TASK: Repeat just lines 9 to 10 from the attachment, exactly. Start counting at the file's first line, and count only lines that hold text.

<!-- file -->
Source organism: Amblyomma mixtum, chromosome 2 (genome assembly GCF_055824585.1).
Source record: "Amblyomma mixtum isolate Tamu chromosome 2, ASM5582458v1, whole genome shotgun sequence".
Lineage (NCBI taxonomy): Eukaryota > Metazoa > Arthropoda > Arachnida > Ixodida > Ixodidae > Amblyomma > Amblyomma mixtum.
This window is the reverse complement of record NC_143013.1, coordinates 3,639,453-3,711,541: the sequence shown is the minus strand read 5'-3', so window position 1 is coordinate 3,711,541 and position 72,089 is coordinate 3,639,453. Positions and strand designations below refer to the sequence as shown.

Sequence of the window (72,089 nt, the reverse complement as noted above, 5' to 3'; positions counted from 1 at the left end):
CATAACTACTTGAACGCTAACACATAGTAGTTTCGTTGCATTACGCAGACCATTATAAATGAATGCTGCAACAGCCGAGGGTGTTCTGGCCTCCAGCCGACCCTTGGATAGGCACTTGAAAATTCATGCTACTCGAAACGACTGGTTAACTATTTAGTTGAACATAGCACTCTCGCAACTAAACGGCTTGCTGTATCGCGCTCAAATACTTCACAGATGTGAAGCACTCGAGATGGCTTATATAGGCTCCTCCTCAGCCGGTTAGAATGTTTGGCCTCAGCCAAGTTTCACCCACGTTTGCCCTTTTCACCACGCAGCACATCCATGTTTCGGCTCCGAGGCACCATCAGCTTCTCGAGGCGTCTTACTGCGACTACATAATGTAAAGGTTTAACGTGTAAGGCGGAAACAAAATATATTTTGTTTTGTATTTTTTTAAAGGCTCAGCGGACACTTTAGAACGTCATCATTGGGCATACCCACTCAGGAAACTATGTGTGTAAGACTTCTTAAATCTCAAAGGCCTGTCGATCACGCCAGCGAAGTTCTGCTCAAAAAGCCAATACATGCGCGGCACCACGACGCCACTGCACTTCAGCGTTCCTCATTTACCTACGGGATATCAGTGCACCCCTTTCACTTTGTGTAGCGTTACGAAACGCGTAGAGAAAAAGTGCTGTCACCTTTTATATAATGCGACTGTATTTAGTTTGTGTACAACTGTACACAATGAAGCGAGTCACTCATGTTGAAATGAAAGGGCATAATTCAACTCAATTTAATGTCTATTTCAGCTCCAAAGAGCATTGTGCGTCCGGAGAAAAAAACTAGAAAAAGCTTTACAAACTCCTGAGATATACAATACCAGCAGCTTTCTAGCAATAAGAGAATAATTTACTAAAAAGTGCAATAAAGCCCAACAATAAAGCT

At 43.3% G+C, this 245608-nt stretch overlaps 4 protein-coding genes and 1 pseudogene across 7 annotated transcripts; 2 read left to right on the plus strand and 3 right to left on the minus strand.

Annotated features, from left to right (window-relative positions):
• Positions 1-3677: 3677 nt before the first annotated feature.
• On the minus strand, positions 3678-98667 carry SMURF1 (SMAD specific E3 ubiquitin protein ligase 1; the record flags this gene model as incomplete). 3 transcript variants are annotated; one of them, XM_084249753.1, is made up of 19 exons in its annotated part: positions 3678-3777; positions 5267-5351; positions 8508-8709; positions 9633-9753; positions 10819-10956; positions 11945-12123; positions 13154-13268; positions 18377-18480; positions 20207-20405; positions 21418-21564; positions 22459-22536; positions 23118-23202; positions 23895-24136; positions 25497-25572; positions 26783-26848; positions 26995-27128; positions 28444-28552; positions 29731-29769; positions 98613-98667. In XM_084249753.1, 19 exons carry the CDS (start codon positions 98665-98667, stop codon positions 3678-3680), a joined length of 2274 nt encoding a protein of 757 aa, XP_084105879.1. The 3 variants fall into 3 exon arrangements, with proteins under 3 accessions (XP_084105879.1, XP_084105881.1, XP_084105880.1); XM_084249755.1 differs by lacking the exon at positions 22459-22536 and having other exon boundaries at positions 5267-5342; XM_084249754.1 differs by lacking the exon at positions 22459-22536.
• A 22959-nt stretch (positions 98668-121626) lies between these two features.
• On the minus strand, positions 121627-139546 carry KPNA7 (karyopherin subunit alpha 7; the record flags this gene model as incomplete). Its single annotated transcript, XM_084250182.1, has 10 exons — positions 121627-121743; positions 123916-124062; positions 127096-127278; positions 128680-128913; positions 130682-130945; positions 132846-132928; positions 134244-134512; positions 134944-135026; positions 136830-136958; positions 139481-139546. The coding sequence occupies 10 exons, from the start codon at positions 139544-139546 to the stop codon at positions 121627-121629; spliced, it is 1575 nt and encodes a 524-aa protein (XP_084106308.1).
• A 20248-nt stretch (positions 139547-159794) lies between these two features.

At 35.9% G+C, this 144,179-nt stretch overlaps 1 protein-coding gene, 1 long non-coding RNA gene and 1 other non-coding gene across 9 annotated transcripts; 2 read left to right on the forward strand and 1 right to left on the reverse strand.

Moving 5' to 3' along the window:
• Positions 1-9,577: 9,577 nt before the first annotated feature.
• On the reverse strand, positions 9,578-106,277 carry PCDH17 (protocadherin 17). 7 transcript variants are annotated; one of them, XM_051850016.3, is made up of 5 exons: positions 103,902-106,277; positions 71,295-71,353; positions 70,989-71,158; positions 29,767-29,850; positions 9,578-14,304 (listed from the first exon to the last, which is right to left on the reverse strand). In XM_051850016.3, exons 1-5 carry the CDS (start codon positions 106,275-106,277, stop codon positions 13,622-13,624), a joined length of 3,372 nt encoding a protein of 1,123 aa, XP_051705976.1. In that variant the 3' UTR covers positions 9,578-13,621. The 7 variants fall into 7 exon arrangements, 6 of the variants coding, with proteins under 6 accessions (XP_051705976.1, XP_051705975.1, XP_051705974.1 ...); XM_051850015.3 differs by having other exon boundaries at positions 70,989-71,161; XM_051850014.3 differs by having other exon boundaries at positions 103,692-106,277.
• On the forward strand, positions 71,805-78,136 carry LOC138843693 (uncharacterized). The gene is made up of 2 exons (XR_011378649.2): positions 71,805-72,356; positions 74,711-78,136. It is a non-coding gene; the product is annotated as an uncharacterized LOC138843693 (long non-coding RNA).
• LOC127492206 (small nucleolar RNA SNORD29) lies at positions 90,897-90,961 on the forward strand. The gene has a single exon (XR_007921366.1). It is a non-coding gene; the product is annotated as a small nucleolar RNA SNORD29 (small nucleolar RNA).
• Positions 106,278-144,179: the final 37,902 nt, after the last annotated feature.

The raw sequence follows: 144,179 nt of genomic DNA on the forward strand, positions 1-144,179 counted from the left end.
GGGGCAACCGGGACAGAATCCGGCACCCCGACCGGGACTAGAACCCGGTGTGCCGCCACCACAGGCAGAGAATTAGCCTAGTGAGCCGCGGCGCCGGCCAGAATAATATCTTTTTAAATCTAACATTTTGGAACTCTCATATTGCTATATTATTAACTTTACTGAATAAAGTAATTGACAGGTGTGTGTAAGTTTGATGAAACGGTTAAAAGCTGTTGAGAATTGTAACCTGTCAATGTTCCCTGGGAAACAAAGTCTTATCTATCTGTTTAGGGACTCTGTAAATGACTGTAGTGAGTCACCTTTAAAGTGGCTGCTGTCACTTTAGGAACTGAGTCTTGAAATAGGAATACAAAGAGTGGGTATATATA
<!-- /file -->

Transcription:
• Positions 1-3677: 3677 nt before the first annotated feature.
• On the minus strand, positions 3678-98667 carry SMURF1 (SMAD specific E3 ubiquitin protein ligase 1; the record flags this gene model as incomplete). 3 transcript variants are annotated; one of them, XM_084249753.1, is made up of 19 exons in its annotated part: positions 3678-3777; positions 5267-5351; positions 8508-8709; positions 9633-9753; positions 10819-10956; positions 11945-12123; positions 13154-13268; positions 18377-18480; positions 20207-20405; positions 21418-21564; positions 22459-22536; positions 23118-23202; positions 23895-24136; positions 25497-25572; positions 26783-26848; positions 26995-27128; positions 28444-28552; positions 29731-29769; positions 98613-98667. In XM_084249753.1, 19 exons carry the CDS (start codon positions 98665-98667, stop codon positions 3678-3680), a joined length of 2274 nt encoding a protein of 757 aa, XP_084105879.1. The 3 variants fall into 3 exon arrangements, with proteins under 3 accessions (XP_084105879.1, XP_084105881.1, XP_084105880.1); XM_084249755.1 differs by lacking the exon at positions 22459-22536 and having other exon boundaries at positions 5267-5342; XM_084249754.1 differs by lacking the exon at positions 22459-22536.